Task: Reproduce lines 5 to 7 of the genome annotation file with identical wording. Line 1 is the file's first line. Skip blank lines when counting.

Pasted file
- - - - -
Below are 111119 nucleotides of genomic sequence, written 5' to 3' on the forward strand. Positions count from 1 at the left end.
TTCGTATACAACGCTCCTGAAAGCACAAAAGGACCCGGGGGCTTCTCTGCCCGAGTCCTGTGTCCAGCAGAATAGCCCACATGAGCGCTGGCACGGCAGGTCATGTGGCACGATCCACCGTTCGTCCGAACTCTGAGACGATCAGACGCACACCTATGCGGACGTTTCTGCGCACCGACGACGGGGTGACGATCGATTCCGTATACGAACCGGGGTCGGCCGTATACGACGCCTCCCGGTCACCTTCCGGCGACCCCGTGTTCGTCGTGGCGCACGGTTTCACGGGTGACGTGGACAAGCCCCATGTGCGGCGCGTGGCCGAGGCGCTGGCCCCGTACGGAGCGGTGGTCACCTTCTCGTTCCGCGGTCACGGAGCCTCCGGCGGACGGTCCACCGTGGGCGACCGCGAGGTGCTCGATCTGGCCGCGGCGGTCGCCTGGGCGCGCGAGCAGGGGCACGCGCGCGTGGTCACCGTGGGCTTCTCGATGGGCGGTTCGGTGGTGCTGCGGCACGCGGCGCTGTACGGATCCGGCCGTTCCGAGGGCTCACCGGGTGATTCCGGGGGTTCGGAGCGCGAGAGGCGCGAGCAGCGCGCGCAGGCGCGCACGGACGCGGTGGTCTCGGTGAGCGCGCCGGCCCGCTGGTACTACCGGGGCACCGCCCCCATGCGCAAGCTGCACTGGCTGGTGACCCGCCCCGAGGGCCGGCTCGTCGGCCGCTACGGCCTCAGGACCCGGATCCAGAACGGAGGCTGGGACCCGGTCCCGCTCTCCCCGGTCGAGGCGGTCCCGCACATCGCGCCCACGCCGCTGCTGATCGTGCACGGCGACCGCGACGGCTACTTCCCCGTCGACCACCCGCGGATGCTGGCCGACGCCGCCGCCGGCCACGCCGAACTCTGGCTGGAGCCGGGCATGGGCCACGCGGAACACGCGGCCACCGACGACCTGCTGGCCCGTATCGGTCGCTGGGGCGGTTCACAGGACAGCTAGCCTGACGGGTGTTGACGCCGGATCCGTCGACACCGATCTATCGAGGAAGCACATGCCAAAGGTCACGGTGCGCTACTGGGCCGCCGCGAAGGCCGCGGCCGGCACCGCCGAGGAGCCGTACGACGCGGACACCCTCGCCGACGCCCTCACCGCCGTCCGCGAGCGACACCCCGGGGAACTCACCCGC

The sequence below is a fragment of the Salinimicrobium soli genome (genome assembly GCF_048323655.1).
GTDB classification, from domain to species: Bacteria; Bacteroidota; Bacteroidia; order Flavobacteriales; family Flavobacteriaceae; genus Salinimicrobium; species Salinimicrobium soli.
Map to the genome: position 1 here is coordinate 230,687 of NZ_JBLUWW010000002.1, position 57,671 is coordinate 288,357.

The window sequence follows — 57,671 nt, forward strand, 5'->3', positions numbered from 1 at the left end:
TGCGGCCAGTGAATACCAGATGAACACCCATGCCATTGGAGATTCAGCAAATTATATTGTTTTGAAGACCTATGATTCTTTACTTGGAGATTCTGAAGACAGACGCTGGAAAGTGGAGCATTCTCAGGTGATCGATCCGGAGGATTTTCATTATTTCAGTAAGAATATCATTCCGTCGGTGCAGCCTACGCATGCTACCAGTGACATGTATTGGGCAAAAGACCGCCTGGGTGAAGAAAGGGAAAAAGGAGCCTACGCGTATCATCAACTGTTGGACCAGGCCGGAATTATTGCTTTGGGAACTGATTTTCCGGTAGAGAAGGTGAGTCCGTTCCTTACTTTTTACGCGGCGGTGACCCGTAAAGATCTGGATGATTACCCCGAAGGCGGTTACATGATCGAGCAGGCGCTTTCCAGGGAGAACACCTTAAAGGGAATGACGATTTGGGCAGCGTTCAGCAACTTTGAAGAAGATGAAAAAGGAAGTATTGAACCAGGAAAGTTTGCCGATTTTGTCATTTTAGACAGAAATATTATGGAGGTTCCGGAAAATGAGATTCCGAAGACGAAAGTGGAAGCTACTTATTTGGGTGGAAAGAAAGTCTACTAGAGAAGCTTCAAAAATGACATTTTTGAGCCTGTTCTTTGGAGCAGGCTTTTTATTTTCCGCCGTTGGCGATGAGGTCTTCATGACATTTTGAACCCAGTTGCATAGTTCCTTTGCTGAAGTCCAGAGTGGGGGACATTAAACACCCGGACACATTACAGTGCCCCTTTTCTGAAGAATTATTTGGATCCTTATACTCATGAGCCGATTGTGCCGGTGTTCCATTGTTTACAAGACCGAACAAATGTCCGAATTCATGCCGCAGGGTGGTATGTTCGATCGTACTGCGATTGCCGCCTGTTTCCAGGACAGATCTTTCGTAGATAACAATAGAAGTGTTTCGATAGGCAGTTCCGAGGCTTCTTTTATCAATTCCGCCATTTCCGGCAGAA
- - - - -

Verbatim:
Map to the genome: position 1 here is coordinate 230,687 of NZ_JBLUWW010000002.1, position 57,671 is coordinate 288,357.

The window sequence follows — 57,671 nt, forward strand, 5'->3', positions numbered from 1 at the left end:
TGCGGCCAGTGAATACCAGATGAACACCCATGCCATTGGAGATTCAGCAAATTATATTGTTTTGAAGACCTATGATTCTTTACTTGGAGATTCTGAAGACAGACGCTGGAAAGTGGAGCATTCTCAGGTGATCGATCCGGAGGATTTTCATTATTTCAGTAAGAATATCATTCCGTCGGTGCAGCCTACGCATGCTACCAGTGACATGTATTGGGCAAAAGACCGCCTGGGTGAAGAAAGGGAAAAAGGAGCCTACGCGTATCATCAACTGTTGGACCAGGCCGGAATTATTGCTTTGGGAACTGATTTTCCGGTAGAGAAGGTGAGTCCGTTCCTTACTTTTTACGCGGCGGTGACCCGTAAAGATCTGGATGATTACCCCGAAGGCGGTTACATGATCGAGCAGGCGCTTTCCAGGGAGAACACCTTAAAGGGAATGACGATTTGGGCAGCGTTCAGCAACTTTGAAGAAGATGAAAAAGGAAGTATTGAACCAGGAAAGTTTGCCGATTTTGTCATTTTAGACAGAAATATTATGGAGGTTCCGGAAAATGAGATTCCGAAGACGAAAGTGGAAGCTACTTATTTGGGTGGAAAGAAAGTCTACTAGAGAAGCTTCAAAAATGACATTTTTGAGCCTGTTCTTTGGAGCAGGCTTTTTATTTTCCGCCGTTGGCGATGAGGTCTTCATGACATTTTGAACCCAGTTGCATAGTTCCTTTGCTGAAGTCCAGAGTGGGGGACATTAAACACCCGGACACATTACAGTGCCCCTTTTCTGAAGAATTATTTGGATCCTTATACTCATGAGCCGATTGTGCCGGTGTTCCATTGTTTACAAGACCGAACAAATGTCCGAATTCATGCCGCAGGGTGGTATGTTCGATCGTACTGCGATTGCCGCCTGTTTCCAGGACAGATCTTTCGTAGATAACAATAGAAGTGTTTCGATAGGCAGTTCCGAGGCTTCTTTTATCAATTCCGCCATTTCCGGCAGAA